Mag. Sara Bernard graduated in Contemporary History at the University of Bologna in 2006. From 2007 to 2009 she spent long periods of study in Bosnia Herzegovina and Serbia. In October 2009 she enrolled as PhD student in Southeast European History at the University of Regensburg. For the academic year 2011-2012 she was visiting fellow at the Centre for Southeast European Studies of the University of Graz. Her research focuses on migration in (post) socialist Yugoslavia with an emphasis on return migration. She has published some preliminary results of her research in several articles.
Aleksandar Božić holds an M.A. in Sociology and Social Policy from the City University London, United Kingdom. He has worked as practitioner, researcher and policy analyst for various public, nonprofit and international organizations in Bosnia and Herzegovina before he joined the Institution for Adult Education as a lecturer on social studies. He worked on various research projects and participated in different international conferences. During 2011/2012, through participation in ERSTE Foundation Fellowship for Social Researchers “Generations in Dialogue” he additionally studied the effects of the return migration process of highly educated migrants in a post-war/transitional situation. His main research interests are in the fields of migration, social policy and social protection.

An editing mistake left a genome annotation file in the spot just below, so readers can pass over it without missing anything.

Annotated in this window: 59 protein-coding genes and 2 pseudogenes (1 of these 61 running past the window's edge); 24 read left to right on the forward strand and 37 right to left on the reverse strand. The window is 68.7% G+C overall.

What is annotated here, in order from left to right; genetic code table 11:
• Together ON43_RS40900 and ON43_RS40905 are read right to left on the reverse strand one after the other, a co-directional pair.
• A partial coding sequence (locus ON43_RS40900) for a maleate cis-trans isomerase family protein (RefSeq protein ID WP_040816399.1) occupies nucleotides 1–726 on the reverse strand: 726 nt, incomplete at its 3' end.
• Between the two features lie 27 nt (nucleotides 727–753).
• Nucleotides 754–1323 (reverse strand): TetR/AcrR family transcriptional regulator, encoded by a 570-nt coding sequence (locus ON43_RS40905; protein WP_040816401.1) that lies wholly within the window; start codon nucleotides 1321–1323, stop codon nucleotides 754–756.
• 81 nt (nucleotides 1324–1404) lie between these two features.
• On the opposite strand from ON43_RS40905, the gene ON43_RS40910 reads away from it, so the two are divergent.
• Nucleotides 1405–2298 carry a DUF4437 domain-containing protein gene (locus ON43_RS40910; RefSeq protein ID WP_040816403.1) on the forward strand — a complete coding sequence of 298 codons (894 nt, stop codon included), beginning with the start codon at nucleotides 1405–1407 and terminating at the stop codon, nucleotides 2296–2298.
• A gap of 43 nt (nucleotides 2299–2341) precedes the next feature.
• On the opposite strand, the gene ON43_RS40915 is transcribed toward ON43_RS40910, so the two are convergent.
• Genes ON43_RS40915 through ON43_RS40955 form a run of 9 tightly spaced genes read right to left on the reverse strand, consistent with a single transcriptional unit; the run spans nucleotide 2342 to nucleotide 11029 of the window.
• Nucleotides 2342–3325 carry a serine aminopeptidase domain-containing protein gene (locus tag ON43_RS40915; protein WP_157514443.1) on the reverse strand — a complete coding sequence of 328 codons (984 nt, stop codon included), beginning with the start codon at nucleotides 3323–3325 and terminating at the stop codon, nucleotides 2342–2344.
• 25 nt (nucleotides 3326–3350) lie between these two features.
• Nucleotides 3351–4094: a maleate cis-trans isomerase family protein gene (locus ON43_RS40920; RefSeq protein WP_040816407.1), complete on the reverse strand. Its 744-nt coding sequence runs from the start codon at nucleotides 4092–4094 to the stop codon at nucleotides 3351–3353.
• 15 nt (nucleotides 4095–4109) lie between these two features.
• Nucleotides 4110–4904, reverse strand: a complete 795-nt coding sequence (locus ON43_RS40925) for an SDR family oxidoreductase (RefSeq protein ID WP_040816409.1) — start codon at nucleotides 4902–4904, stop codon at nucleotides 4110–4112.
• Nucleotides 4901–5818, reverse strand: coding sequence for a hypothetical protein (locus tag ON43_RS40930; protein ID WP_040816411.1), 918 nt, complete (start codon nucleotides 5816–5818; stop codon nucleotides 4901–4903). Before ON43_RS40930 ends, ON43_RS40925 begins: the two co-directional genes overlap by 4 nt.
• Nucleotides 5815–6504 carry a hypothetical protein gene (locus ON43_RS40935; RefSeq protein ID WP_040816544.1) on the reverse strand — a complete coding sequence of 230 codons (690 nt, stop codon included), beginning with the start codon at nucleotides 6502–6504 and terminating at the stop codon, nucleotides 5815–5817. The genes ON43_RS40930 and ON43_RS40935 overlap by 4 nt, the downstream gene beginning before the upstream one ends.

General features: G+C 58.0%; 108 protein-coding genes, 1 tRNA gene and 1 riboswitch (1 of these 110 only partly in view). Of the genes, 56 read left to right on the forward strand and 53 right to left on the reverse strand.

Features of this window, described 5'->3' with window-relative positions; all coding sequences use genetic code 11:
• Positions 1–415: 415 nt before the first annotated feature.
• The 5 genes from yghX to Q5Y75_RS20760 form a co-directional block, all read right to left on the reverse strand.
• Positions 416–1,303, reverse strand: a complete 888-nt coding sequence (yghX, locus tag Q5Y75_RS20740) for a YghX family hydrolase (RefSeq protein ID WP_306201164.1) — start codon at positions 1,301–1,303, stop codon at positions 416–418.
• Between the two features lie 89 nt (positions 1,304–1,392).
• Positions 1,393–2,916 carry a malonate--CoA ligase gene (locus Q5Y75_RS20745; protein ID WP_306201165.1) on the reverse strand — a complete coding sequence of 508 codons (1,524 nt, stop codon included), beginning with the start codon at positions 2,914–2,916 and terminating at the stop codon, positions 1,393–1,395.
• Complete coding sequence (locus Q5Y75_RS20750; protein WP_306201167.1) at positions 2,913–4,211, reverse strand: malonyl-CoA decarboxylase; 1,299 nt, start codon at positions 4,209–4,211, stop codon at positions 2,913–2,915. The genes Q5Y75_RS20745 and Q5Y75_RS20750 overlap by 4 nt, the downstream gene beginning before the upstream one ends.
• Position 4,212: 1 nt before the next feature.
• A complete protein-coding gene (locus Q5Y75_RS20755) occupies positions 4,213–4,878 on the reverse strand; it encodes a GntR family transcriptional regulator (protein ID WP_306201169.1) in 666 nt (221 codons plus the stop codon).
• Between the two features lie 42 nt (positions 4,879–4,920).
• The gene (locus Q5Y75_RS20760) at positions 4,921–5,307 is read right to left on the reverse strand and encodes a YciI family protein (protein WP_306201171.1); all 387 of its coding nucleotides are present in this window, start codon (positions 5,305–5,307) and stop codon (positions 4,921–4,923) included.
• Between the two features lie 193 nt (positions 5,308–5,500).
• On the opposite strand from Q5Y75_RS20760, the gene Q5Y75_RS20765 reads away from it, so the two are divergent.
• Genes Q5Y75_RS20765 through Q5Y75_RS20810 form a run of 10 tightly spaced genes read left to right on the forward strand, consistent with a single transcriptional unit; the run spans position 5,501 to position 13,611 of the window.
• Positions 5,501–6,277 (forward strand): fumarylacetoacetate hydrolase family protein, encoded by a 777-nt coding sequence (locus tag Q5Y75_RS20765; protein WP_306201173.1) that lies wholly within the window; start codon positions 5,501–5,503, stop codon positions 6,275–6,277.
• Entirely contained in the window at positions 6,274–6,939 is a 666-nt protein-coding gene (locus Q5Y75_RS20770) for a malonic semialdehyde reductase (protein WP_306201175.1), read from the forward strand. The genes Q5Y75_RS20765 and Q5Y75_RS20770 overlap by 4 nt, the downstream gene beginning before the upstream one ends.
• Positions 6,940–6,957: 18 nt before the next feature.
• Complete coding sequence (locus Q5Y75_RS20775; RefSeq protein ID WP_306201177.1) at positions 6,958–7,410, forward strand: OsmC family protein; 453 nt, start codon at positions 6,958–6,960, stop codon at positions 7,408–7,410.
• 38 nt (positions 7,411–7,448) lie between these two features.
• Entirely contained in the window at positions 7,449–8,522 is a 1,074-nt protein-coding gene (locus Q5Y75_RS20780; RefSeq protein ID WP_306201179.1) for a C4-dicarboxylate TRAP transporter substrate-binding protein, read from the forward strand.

Aleksandra Galasińska is Reader in Discourse and Social Anthropology at the Faculty of Arts, University of Wolverhampton, UK. She holds a PhD in linguistics and an MA in Polish philology as well as in Social Anthropology from Jagiellonian University in Krakow, Poland. Her main research interests focus on ethnographic and discursive aspects of lived experience of post-communism as well as post-enlargement migration on which she published numerous articles and book chapters. She is currently working on a monography on internet forum discourses of migration. She is co-editor of Discourse and Transformation in Central and Eastern Europe (with Michał Krzyżanowski, Palgrave Macmillan, 2009) and The Post-communist Condition. Public and Private Discourses of Transformation (with Dariusz Galasiński, John Benjamins, 2010).